United States Government and Politics AP

This AP course gives students an analytical perspective on government and politics in the United States. This course includes both the study of general concepts used to interpret U.S. government and politics and the analysis of specific examples. It also requires familiarity with the various institutions, groups, beliefs, and ideas that constitute U.S. government and politics. Students will become acquainted with the variety of theoretical perspectives and explanations for various behaviors and outcomes. The student commits to participation in the Advanced Placement testing.





This course introduces students to basic economic principles, organization, and operation of the U.S. economy. Students will examine current economic topics including fundamental economic problems, the circular flow of income, supply and demand, the price system, functions of government in capitalism, business fluctuations, fiscal and monetary policies, international economics as well as basic and personal finance. Practical experience includes preparation of balance sheets, income statements, worksheets, and tax forms. Students will participate in a Internet-based stock market project as part of the course.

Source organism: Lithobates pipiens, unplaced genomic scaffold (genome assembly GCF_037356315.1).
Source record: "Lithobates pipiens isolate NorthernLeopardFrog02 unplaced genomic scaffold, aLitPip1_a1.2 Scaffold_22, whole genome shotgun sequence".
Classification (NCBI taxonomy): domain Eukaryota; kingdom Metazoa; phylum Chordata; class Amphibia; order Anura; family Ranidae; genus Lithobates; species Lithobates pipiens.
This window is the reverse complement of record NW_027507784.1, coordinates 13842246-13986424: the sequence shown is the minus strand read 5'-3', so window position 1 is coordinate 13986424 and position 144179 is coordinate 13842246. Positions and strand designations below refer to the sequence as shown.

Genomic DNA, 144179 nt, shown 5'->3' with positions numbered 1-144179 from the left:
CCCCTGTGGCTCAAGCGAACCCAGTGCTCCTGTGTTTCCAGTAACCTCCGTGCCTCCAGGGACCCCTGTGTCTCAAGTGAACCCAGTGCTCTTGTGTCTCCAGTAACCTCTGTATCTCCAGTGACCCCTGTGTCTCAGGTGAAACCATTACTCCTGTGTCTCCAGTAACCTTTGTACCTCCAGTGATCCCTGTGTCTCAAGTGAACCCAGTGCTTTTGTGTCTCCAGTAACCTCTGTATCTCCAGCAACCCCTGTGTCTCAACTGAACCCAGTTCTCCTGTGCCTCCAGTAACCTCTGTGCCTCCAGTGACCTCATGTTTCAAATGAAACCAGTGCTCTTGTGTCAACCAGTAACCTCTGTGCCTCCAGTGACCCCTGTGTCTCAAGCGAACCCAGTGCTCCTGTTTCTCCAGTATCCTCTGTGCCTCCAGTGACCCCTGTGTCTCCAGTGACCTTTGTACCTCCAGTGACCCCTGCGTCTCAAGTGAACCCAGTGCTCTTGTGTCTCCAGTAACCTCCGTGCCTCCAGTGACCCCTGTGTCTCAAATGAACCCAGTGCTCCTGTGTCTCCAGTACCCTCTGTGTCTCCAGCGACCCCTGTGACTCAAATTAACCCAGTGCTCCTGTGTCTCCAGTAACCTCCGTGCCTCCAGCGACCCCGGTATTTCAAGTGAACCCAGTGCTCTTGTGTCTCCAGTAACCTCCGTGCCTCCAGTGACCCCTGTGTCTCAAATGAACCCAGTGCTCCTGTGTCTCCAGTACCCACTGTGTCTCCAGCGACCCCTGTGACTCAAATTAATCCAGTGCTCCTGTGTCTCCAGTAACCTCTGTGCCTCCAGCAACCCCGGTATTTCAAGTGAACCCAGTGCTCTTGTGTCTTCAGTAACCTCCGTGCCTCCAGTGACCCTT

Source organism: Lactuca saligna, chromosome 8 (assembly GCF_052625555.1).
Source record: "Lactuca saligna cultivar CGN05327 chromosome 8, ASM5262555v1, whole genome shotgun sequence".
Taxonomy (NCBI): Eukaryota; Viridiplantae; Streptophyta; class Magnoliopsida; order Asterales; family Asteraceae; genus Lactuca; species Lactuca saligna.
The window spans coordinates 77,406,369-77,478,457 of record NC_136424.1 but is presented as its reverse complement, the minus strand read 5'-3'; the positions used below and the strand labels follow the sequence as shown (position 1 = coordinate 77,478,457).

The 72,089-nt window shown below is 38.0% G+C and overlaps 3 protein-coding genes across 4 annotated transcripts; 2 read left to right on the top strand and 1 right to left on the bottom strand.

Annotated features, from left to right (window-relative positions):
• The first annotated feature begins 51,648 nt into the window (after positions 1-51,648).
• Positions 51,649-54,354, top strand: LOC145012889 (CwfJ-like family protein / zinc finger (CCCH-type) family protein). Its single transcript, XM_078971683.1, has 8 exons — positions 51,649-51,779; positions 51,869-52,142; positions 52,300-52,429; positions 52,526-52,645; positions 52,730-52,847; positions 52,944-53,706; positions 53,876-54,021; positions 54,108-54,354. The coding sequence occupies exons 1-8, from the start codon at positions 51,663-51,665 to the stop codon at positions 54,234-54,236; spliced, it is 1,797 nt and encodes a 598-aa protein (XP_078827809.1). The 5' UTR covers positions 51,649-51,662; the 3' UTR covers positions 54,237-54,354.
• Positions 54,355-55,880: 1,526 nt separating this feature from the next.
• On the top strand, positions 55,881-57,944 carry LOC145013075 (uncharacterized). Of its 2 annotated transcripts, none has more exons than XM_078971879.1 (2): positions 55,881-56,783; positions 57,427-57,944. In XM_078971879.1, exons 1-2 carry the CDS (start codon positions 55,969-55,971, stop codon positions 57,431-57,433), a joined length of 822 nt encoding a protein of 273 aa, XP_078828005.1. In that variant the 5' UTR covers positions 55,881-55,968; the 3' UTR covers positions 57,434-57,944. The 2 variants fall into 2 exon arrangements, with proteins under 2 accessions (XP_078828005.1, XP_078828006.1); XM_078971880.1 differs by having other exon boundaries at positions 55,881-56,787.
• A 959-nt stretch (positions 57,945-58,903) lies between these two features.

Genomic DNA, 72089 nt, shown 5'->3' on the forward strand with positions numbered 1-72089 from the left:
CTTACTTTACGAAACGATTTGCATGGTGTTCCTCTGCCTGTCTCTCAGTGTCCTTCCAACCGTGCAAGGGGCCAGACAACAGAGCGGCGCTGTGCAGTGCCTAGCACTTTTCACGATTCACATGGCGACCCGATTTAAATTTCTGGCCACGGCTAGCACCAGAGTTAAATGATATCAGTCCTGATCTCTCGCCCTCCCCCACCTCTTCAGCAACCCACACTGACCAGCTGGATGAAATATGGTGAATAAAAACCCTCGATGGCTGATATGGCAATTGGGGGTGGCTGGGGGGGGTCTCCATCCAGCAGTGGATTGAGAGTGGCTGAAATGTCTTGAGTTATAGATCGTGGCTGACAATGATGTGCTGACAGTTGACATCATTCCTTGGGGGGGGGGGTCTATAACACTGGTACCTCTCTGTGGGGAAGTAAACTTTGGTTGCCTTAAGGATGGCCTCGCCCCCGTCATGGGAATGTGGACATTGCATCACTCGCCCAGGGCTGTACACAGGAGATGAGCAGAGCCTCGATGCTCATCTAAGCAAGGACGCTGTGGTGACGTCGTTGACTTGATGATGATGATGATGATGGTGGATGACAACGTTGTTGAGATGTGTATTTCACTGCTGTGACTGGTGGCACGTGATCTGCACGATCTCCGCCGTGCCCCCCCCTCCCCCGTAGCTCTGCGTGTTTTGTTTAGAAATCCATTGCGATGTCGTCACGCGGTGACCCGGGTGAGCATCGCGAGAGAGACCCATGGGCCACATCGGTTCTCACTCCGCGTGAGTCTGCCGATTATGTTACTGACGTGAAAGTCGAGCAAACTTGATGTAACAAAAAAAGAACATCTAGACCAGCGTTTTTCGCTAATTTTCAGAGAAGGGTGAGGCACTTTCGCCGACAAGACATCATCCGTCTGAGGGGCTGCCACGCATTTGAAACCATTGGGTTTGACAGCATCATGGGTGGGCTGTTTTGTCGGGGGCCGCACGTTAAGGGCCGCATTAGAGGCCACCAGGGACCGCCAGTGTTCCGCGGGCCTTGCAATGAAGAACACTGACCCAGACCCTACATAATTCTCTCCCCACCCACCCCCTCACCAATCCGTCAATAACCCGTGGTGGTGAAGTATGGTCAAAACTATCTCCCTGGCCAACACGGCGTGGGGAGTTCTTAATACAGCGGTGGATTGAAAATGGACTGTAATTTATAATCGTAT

This is a half-year elective course designed to introduce the students to the study of human behavior and consciousness. The course will cover the history of psychology and psychological processes such as sensation, perception, motivation, learning, psychological measurements, and personality development. The students will evaluate psychological theories based on scientific principles, and they will perform basic library and experimental research.

*The student commits to participate in advanced placement testing.


Mrs. Melanie Williams, B.M.E., Department Chair
Mr. Michael Cappo ’00, B.A.
Mr. David Falati, B.S.
Mr. Steven G. Kubicki, B.A.
Mr. Jeffrey Lupo ’92, B.A.

Mrs. Amy Peavey, B.S.
Mr. Philip Sims ’91, B.S., J.D.
Mrs. Rebecca Stroud, B.A.
Mr. Christopher Vicknair, B.A.

Helpful Links:

National Geographic
This site contains maps, news, and pictures from around the world.

History Link 101
History Link 101 classifies history by culture and provides pictures, maps, and research of each time period.

US Historical Documents
The major US Historical Documents are available in chronological order. This site is an excellent for research and paper citations.

U.S. History by Online Highways
This site provides an overview of the various era of U.S. History. Tables and maps are also available.

Civics Online
Civics Online contains multimedia resources, a glossary, and a timeline of events and terminology important to the study of Civics and Government.